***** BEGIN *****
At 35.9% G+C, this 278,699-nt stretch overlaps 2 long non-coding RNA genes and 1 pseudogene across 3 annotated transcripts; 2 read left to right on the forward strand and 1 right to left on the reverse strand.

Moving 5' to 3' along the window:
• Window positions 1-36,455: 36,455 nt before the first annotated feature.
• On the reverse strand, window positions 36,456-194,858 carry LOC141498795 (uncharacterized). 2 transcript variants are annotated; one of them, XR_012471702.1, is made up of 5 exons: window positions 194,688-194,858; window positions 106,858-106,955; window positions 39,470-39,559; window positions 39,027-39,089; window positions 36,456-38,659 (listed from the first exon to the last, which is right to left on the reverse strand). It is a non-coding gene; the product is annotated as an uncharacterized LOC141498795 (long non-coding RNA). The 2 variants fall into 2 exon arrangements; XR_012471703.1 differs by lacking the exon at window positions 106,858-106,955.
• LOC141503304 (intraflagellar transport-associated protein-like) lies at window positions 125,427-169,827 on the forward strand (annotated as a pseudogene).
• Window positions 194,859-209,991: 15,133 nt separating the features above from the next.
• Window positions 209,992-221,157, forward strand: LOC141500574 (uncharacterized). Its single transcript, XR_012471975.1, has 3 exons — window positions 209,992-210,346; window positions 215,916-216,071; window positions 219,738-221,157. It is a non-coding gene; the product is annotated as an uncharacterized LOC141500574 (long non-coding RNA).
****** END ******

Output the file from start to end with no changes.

At 35.9% G+C, this 278,699-nt stretch overlaps 2 long non-coding RNA genes and 1 pseudogene across 3 annotated transcripts; 2 read left to right on the forward strand and 1 right to left on the reverse strand.

Moving 5' to 3' along the window:
• Window positions 1-36,455: 36,455 nt before the first annotated feature.
• On the reverse strand, window positions 36,456-194,858 carry LOC141498795 (uncharacterized). 2 transcript variants are annotated; one of them, XR_012471702.1, is made up of 5 exons: window positions 194,688-194,858; window positions 106,858-106,955; window positions 39,470-39,559; window positions 39,027-39,089; window positions 36,456-38,659 (listed from the first exon to the last, which is right to left on the reverse strand). It is a non-coding gene; the product is annotated as an uncharacterized LOC141498795 (long non-coding RNA). The 2 variants fall into 2 exon arrangements; XR_012471703.1 differs by lacking the exon at window positions 106,858-106,955.
• LOC141503304 (intraflagellar transport-associated protein-like) lies at window positions 125,427-169,827 on the forward strand (annotated as a pseudogene).
• Window positions 194,859-209,991: 15,133 nt separating the features above from the next.
• Window positions 209,992-221,157, forward strand: LOC141500574 (uncharacterized). Its single transcript, XR_012471975.1, has 3 exons — window positions 209,992-210,346; window positions 215,916-216,071; window positions 219,738-221,157. It is a non-coding gene; the product is annotated as an uncharacterized LOC141500574 (long non-coding RNA).